|Swiss International Air Lines||Zürich|
|Thai Airways||Auckland, Bangalore, Beijing–Capital, Brisbane, Brussels, Busan, Chengdu, Chennai, Chiang Mai, Colombo–Bandaranaike, Copenhagen, Delhi, Denpasar/Bali, Dhaka, Dubai–International, Frankfurt, Fukuoka, Guangzhou, Hanoi, Ho Chi Minh City, Hong Kong, Hyderabad, Islamabad, Jakarta–Soekarno-Hatta, Karachi, Kathmandu, Kolkata, Krabi, Kuala Lumpur–International, Kunming, Lahore, London–Heathrow, Manila, Melbourne, Milan–Malpensa, Moscow–Domodedovo, Mumbai, Munich, Muscat, Nagoya–Centrair, Osaka–Kansai, Oslo–Gardermoen, Paris–Charles de Gaulle, Perth, Phnom Penh, Phuket, Rome–Fiumicino, Sapporo–Chitose, Sendai, Seoul–Incheon, Shanghai–Pudong, Singapore, Stockholm–Arlanda, Sydney, Taipei–Taoyuan, Tokyo–Haneda, Tokyo–Narita, Vienna, Vientiane, Xiamen (ends 27 March 2021), Yangon, Zürich|
|Thai Eastar Jet||Kaohsiung|
|Thai Smile||Ahmedabad, Changsha, Chiang Mai, Chiang Rai, Chongqing, Gaya, Hat Yai, Hong Kong, Jaipur, Kaohsiung, Khon Kaen, Kolkata, Krabi, Kuala Lumpur–International, Kunming (begins 28 March 2021), Luang Prabang, Lucknow, Mandalay, Mumbai, Narathiwat, Penang, Phnom Penh, Phuket, Siem Reap, Surat Thani, Ubon Ratchathani, Udon Thani, Varanasi, Vientiane, Xiamen (begins 28 March 2021), Yangon, Zhengzhou|
|Thai Vietjet Air||Chiang Mai, Chiang Rai, Da Lat, Da Nang, Haikou (begins 27 October 2020), Hefei (begins 16 June 2020), Krabi, Phuket, Udon Thani|
Charter: Can Tho
|T’way Airlines||Daegu, Seoul–Incheon|
|Ural Airlines||Irkutsk, Moscow–Domodedovo, Ufa, Yekaterinburg|
|US-Bangla Airlines||Chittagong, Dhaka|
|VietJet Air||Hai Phong, Hanoi, Ho Chi Minh City|
|Vietnam Airlines||Da Nang, Hanoi, Ho Chi Minh City|
|XiamenAir||Beijing–Capital, Dalian, Fuzhou, Xiamen, Xi’an|
|ANA Cargo||Osaka–Kansai, Singapore, Taipei–Taoyuan, Tokyo–Narita|
|Cardig Air||Hong Kong, Jakarta–Soekarno–Hatta, Singapore|
|Cargolux||Baku, Luxembourg, Shanghai–Pudong, Xiamen|
|Cathay Pacific Cargo||Hong Kong, Penang, Singapore|
|China Airlines Cargo||Abu Dhabi, Chengdu, Luxembourg, Taipei–Taoyuan|
|China Cargo Airlines||Shanghai–Pudong|
|DHL Aviation||Hong Kong, Leipzig/Halle, Penang|
|EVA Air Cargo||Hanoi, Jakarta–Soekarno–Hatta, Penang, Singapore, Taipei–Taoyuan|
|FedEx Express||Guangzhou, Penang|
|K-Mile Air||Hanoi, Hong Kong, Jakarta–Soekarno–Hatta, Phnom Penh, Singapore|
|Korean Air Cargo||Chennai, Seoul–Incheon, Singapore|
|Lufthansa Cargo||Frankfurt, Mumbai, Sharjah|
|MASKargo||Hong Kong, Kuala Lumpur–International|
|Nippon Cargo Airlines||Singapore, Tokyo–Narita|
|Singapore Airlines Cargo||Shanghai–Pudong, Singapore|
|Turkish Airlines Cargo||Almaty, Delhi, Islamabad, Istanbul–Atatürk, Lahore, Tashkent|
|UPS Airlines||Cologne/Bonn, Mumbai|
The 30 billion baht Suvarnabhumi Airport Link was opened on 23 August 2010, after multiple delays. The Airport Rail Link (ARL) is operated by SRTET, a subsidiary company of the State Railway of Thailand. The standard gauge line is 28.6 kilometres (17.8 mi) long and is elevated for most of its length, running mostly above existing regional railway lines and parallel to Motorway 7 and Si Rat Expressway. There is a short at-grade/underground segment as the line approaches the passenger terminal building of Suvarnabhumi Airport.
The ARL hours of service are 06:00 to 24:00. The ARL has two interchange stations, namely Phaya Thai (changing for BTS Green Line services) and Makkasan (linking Phetchaburi station of the MRT Blue Line). In the future, the ARL will complement the SRT Red Line commuter service, which comprises two-meter gauge, dual-track lines. The ARL may also be extended from Phaya Thai to Don Mueang via Bang Sue Grand Station, given that the old Don Mueang International Airport has now been reopened for civil aviation under a dual-airport policy.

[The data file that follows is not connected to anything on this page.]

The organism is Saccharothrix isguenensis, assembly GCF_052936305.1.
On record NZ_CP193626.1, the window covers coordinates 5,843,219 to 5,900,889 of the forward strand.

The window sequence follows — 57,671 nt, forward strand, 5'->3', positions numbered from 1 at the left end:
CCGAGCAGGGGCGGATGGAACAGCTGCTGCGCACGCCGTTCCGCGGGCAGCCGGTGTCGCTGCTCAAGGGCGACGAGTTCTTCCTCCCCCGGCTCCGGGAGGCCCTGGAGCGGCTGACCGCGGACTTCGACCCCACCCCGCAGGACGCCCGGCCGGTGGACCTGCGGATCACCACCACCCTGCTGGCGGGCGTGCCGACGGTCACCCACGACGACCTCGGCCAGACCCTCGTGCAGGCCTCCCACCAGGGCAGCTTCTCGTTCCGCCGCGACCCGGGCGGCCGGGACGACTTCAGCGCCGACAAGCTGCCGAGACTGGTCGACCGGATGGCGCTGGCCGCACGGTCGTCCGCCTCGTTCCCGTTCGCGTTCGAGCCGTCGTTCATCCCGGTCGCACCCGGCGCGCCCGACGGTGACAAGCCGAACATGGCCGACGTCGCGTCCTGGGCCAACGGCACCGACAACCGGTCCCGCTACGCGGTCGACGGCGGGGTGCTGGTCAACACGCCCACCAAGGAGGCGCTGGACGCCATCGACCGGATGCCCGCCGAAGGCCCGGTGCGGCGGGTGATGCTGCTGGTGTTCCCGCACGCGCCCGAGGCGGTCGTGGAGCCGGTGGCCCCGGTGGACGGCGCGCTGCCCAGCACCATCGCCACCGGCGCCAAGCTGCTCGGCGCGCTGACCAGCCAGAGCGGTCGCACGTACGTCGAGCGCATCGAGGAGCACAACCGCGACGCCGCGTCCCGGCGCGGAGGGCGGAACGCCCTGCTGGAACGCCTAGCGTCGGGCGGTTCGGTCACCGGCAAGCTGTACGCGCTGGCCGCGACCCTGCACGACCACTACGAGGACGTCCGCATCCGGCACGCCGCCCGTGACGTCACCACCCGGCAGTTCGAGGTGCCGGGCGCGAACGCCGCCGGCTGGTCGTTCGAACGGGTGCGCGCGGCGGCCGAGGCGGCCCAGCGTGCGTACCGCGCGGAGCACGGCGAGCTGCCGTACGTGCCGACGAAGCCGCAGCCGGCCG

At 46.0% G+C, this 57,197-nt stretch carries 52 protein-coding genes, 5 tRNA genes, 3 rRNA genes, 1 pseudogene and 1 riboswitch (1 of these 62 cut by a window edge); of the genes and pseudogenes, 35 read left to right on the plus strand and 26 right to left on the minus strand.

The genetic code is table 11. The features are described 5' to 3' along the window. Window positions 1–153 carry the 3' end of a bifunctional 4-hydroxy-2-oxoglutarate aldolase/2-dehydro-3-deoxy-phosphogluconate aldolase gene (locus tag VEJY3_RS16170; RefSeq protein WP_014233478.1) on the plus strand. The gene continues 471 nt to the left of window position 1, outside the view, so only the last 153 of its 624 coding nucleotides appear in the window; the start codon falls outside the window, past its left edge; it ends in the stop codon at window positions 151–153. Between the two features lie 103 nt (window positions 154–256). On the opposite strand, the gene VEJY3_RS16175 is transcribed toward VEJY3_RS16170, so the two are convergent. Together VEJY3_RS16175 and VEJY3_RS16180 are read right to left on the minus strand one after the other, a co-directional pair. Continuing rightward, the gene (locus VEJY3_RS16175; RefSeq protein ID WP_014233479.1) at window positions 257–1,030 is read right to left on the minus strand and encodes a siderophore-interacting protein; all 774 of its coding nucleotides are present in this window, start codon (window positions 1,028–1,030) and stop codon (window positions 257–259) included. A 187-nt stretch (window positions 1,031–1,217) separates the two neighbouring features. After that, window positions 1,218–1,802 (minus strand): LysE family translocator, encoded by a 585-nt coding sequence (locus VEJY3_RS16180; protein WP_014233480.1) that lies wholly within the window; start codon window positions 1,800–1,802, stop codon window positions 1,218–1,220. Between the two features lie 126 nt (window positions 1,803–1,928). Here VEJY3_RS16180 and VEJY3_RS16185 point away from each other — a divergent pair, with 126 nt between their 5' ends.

Meanwhile, SRT provides a suburban commuter train service between Lad Krabang (the nearest station to Suvarnabhumi on the East line, one station from the airport by Airport Rail Link) and the northern suburban city of Rangsit via downtown Bangkok and the old Don Mueang Airport. The train also connects with BTS and MRT at Phaya Thai and Phetchaburi stations respectively. A shuttle bus service linking the airport with Hua Takhe railway station is provided by BMTA. The train service is currently not as popular as the bus service because it requires a shuttle bus connection. The service will be stopped when the Airport Express Link is completed.[citation needed
A free bus service connecting Suvarnabhumi Airport and Don Mueang Airport operates from 05.00 until midnight. Three air-conditioned city bus routes are operated by Bangkok Mass Transit Authority (BMTA) serve the airport’s dedicated bus terminal. There are also direct buses between the airports operated by Airport Shuttle Bus.
The airport has five main access routes. Among these the most convenient route is via the Bangkok Chon Buri Motorway (Motorway 7). Another main airport entrance is in Samut Prakan Province via the expressway from Bang Na to Bang Pakong.
The airport has provided five entrance routes. The main route is via the motorway in the north of Bangkok, directly connecting Bangkok’s downtown and Chonburi Province, the industrial and harbor city in eastern Thailand. However, another main airport entrance is in Samut Prakan Province, connecting an elevated highway in the south of Bangkok from Bang Na to Bang Pakong.
In December 2015, Airports of Thailand introduced Sky Lane (Thai: สกายเลน), a cycling track around the Suvarnabhumi airport perimeter. The entrance to Sky Lane is located in the northeastern corner of the airport area. Cyclists can bring their bicycles and bike here for free. The Sky Lane is a controlled-access, one-direction, two-lane track built only for cycling, so the riders can be ensured that they won’t be bothered by any vehicle. The Sky Lane’s length is 23.5 km, making it the longest in Asia. Sky Lane’s facilities, which are specially designed for cyclists, include medical facilities, shops, food & beverage, track, parking lot and a rest area. The entrance gate is open from 06:00 to 18:00. On 23 November 2018, King Rama X presided over the official opening of cycling lane at Suvarnabhumi airport and denominated the track as Happy and Healthy Bike Lane.